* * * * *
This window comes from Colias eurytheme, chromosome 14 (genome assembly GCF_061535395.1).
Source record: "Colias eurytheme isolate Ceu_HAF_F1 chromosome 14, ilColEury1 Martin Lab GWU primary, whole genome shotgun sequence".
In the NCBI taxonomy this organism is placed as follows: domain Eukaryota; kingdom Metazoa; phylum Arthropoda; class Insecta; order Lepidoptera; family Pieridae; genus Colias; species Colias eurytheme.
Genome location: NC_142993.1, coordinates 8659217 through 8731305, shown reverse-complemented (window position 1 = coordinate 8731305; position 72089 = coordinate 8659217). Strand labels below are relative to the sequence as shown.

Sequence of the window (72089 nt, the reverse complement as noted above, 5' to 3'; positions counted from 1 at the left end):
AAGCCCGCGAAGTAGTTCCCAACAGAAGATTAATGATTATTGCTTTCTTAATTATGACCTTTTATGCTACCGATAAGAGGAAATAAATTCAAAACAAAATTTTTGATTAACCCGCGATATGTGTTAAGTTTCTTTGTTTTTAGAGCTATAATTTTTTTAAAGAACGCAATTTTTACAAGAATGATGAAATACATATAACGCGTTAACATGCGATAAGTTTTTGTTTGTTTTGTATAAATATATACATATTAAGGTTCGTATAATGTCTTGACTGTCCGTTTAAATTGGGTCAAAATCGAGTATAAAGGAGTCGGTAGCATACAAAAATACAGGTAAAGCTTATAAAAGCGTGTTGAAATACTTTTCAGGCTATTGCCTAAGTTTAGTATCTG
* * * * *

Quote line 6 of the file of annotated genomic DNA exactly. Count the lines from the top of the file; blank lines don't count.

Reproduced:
AAGCCCGCGAAGTAGTTCCCAACAGAAGATTAATGATTATTGCTTTCTTAATTATGACCTTTTATGCTACCGATAAGAGGAAATAAATTCAAAACAAAATTTTTGATTAACCCGCGATATGTGTTAAGTTTCTTTGTTTTTAGAGCTATAATTTTTTTAAAGAACGCAATTTTTACAAGAATGATGAAATACATATAACGCGTTAACATGCGATAAGTTTTTGTTTGTTTTGTATAAATATATACATATTAAGGTTCGTATAATGTCTTGACTGTCCGTTTAAATTGGGTCAAAATCGAGTATAAAGGAGTCGGTAGCATACAAAAATACAGGTAAAGCTTATAAAAGCGTGTTGAAATACTTTTCAGGCTATTGCCTAAGTTTAGTATCTG